The Parisien project is still a young one and Ancelotti played a massive part in that. His first five months in charge were not plain sailing by any means but his name evokes respect and that played a part in luring the likes of Maxwell and Thiago Motta to the club in January 2012. If you look at those two players now, they are just as fundamental to the team as any other. Motta for instance has put his injury woes behind him and has arguably been PSG’s player of the season thus far with exception to Zlatan Ibrahimovic. The lure of big wages is a big one, it would be naïve to think otherwise but the chance to play under one of Europe’s greatest coaches is enticing enough. His predecessor Kombouare did an incredible job. He took the capital club from mid-table mediocrity to the cusp of Champions League qualification. Something the club lacked in years gone by. But would the Frenchman have been able to attract the likes of Ibrahimovic and Thiago Silva? Possibly not. Ancelotti’s persona could and that alone boosted Paris Saint-Germain’s ability to attract talent to an all-time high.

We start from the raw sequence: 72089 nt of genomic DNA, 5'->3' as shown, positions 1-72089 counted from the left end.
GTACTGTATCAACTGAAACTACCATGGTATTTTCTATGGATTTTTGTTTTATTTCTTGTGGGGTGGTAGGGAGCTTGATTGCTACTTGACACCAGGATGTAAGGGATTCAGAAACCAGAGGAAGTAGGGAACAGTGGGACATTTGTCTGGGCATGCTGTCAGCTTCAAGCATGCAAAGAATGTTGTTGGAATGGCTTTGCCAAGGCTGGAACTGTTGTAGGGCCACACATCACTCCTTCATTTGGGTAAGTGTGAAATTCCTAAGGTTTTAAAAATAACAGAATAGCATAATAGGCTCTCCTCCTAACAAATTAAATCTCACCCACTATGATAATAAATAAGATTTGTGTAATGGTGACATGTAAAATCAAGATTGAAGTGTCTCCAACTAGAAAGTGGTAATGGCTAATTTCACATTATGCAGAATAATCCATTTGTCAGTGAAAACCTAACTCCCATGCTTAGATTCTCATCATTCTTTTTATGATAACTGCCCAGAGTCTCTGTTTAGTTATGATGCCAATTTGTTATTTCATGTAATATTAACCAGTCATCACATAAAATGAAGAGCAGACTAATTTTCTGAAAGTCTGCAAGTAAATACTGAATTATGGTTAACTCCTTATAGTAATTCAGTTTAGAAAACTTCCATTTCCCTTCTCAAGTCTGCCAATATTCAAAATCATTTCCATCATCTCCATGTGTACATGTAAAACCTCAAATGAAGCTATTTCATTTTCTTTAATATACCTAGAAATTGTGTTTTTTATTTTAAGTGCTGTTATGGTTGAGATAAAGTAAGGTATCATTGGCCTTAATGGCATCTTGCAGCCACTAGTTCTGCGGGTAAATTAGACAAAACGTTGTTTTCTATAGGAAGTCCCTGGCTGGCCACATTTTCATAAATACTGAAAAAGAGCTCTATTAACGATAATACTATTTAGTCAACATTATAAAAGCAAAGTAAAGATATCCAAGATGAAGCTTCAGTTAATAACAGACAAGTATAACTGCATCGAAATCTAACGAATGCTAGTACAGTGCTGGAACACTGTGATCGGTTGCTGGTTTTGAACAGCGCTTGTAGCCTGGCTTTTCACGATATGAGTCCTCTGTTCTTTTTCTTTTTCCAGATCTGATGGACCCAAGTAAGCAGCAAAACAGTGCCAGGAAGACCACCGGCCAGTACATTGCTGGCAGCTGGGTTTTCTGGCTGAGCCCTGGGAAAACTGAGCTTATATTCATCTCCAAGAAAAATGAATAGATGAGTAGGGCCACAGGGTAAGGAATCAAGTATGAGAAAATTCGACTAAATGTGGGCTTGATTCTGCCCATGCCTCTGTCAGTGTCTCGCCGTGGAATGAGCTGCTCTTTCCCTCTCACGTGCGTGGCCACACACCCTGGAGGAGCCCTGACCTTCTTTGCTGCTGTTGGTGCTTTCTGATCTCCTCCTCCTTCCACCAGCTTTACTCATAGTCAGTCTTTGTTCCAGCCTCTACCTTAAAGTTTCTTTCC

Replacing a coach like that, at the time, seemed impossible. Chairman Nasser Al-Khelaifi became embroiled in somewhat of a public spat with the man who had just won the club’s first league title under his and QSI’s ownership. Ancelotti claimed there were matters at the club he was not happy with just as he left. The main reason for that was possibly the influence of former director of football Leonardo. He was too heavily involved in team matters, there is no denying it. That led to a few silly remarks in the media such as “the team are motivated to play in the Champions League” and that did not go down too well with Carlo.